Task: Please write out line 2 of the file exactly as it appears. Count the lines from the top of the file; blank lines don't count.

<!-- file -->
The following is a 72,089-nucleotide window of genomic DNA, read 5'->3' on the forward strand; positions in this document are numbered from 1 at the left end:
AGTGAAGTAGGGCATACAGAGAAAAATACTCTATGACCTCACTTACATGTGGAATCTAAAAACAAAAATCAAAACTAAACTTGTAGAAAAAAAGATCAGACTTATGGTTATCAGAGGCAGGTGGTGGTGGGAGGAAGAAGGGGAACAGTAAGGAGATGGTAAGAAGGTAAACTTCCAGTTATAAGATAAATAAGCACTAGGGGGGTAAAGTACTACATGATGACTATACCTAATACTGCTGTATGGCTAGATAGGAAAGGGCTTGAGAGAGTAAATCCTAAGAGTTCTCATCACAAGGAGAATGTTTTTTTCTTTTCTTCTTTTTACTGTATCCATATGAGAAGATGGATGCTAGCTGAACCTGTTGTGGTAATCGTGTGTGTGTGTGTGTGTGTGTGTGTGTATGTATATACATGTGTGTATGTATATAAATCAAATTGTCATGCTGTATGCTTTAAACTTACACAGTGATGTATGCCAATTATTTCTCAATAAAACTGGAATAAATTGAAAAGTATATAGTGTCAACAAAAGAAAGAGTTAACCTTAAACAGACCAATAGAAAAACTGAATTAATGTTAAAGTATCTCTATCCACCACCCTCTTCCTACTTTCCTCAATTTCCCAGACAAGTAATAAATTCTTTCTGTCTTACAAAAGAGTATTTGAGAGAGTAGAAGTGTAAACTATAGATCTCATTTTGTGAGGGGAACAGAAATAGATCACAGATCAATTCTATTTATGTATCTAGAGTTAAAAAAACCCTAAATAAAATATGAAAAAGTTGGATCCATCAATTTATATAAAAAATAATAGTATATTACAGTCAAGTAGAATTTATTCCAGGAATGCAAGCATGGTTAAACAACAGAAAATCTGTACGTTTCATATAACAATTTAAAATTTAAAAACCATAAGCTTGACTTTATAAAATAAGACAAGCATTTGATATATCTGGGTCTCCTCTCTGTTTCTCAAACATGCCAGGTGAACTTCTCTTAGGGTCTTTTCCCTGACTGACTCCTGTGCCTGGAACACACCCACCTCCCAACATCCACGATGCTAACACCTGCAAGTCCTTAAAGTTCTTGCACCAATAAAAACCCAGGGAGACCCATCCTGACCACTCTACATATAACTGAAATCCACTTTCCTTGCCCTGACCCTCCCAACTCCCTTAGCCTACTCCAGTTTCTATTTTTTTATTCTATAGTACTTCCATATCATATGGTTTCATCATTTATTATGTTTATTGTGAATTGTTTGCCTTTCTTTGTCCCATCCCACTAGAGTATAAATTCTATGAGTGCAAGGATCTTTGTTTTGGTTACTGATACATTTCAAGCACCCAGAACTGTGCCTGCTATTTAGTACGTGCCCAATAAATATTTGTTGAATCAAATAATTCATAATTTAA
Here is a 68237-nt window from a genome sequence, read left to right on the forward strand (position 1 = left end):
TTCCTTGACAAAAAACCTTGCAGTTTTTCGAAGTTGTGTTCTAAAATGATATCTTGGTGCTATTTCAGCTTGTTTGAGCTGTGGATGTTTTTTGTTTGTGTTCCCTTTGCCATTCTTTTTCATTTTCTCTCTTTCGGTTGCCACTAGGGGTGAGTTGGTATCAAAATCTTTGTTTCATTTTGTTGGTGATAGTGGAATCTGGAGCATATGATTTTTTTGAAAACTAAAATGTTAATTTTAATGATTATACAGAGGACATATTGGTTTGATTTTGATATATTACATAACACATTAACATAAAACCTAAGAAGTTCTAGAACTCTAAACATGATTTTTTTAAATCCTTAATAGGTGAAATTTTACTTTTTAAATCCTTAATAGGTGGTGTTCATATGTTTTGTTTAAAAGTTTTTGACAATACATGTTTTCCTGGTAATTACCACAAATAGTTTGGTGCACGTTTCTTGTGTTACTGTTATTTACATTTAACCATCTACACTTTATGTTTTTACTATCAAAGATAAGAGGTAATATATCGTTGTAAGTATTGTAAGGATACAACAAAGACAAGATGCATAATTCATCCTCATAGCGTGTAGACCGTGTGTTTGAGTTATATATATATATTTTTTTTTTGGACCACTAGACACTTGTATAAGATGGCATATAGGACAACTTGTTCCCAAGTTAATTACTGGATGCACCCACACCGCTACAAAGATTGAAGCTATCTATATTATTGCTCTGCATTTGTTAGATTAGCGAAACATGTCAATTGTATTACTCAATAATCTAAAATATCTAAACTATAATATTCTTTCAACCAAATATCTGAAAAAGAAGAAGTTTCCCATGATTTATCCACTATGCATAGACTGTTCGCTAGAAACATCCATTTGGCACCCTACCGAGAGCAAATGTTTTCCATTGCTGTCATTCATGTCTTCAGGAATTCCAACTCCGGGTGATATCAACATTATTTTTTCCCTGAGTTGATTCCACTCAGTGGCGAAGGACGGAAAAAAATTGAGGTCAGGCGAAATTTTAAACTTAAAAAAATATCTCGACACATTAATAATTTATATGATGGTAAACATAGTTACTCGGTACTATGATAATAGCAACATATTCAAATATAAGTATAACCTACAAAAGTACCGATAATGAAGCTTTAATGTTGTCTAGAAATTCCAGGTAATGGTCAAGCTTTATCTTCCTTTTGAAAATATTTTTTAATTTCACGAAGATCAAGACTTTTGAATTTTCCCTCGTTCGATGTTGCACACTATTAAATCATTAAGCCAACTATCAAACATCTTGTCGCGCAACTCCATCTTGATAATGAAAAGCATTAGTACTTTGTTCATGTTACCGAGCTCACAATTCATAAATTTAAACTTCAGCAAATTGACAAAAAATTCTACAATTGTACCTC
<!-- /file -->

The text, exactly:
AGTGAAGTAGGGCATACAGAGAAAAATACTCTATGACCTCACTTACATGTGGAATCTAAAAACAAAAATCAAAACTAAACTTGTAGAAAAAAAGATCAGACTTATGGTTATCAGAGGCAGGTGGTGGTGGGAGGAAGAAGGGGAACAGTAAGGAGATGGTAAGAAGGTAAACTTCCAGTTATAAGATAAATAAGCACTAGGGGGGTAAAGTACTACATGATGACTATACCTAATACTGCTGTATGGCTAGATAGGAAAGGGCTTGAGAGAGTAAATCCTAAGAGTTCTCATCACAAGGAGAATGTTTTTTTCTTTTCTTCTTTTTACTGTATCCATATGAGAAGATGGATGCTAGCTGAACCTGTTGTGGTAATCGTGTGTGTGTGTGTGTGTGTGTGTGTGTATGTATATACATGTGTGTATGTATATAAATCAAATTGTCATGCTGTATGCTTTAAACTTACACAGTGATGTATGCCAATTATTTCTCAATAAAACTGGAATAAATTGAAAAGTATATAGTGTCAACAAAAGAAAGAGTTAACCTTAAACAGACCAATAGAAAAACTGAATTAATGTTAAAGTATCTCTATCCACCACCCTCTTCCTACTTTCCTCAATTTCCCAGACAAGTAATAAATTCTTTCTGTCTTACAAAAGAGTATTTGAGAGAGTAGAAGTGTAAACTATAGATCTCATTTTGTGAGGGGAACAGAAATAGATCACAGATCAATTCTATTTATGTATCTAGAGTTAAAAAAACCCTAAATAAAATATGAAAAAGTTGGATCCATCAATTTATATAAAAAATAATAGTATATTACAGTCAAGTAGAATTTATTCCAGGAATGCAAGCATGGTTAAACAACAGAAAATCTGTACGTTTCATATAACAATTTAAAATTTAAAAACCATAAGCTTGACTTTATAAAATAAGACAAGCATTTGATATATCTGGGTCTCCTCTCTGTTTCTCAAACATGCCAGGTGAACTTCTCTTAGGGTCTTTTCCCTGACTGACTCCTGTGCCTGGAACACACCCACCTCCCAACATCCACGATGCTAACACCTGCAAGTCCTTAAAGTTCTTGCACCAATAAAAACCCAGGGAGACCCATCCTGACCACTCTACATATAACTGAAATCCACTTTCCTTGCCCTGACCCTCCCAACTCCCTTAGCCTACTCCAGTTTCTATTTTTTTATTCTATAGTACTTCCATATCATATGGTTTCATCATTTATTATGTTTATTGTGAATTGTTTGCCTTTCTTTGTCCCATCCCACTAGAGTATAAATTCTATGAGTGCAAGGATCTTTGTTTTGGTTACTGATACATTTCAAGCACCCAGAACTGTGCCTGCTATTTAGTACGTGCCCAATAAATATTTGTTGAATCAAATAATTCATAATTTAA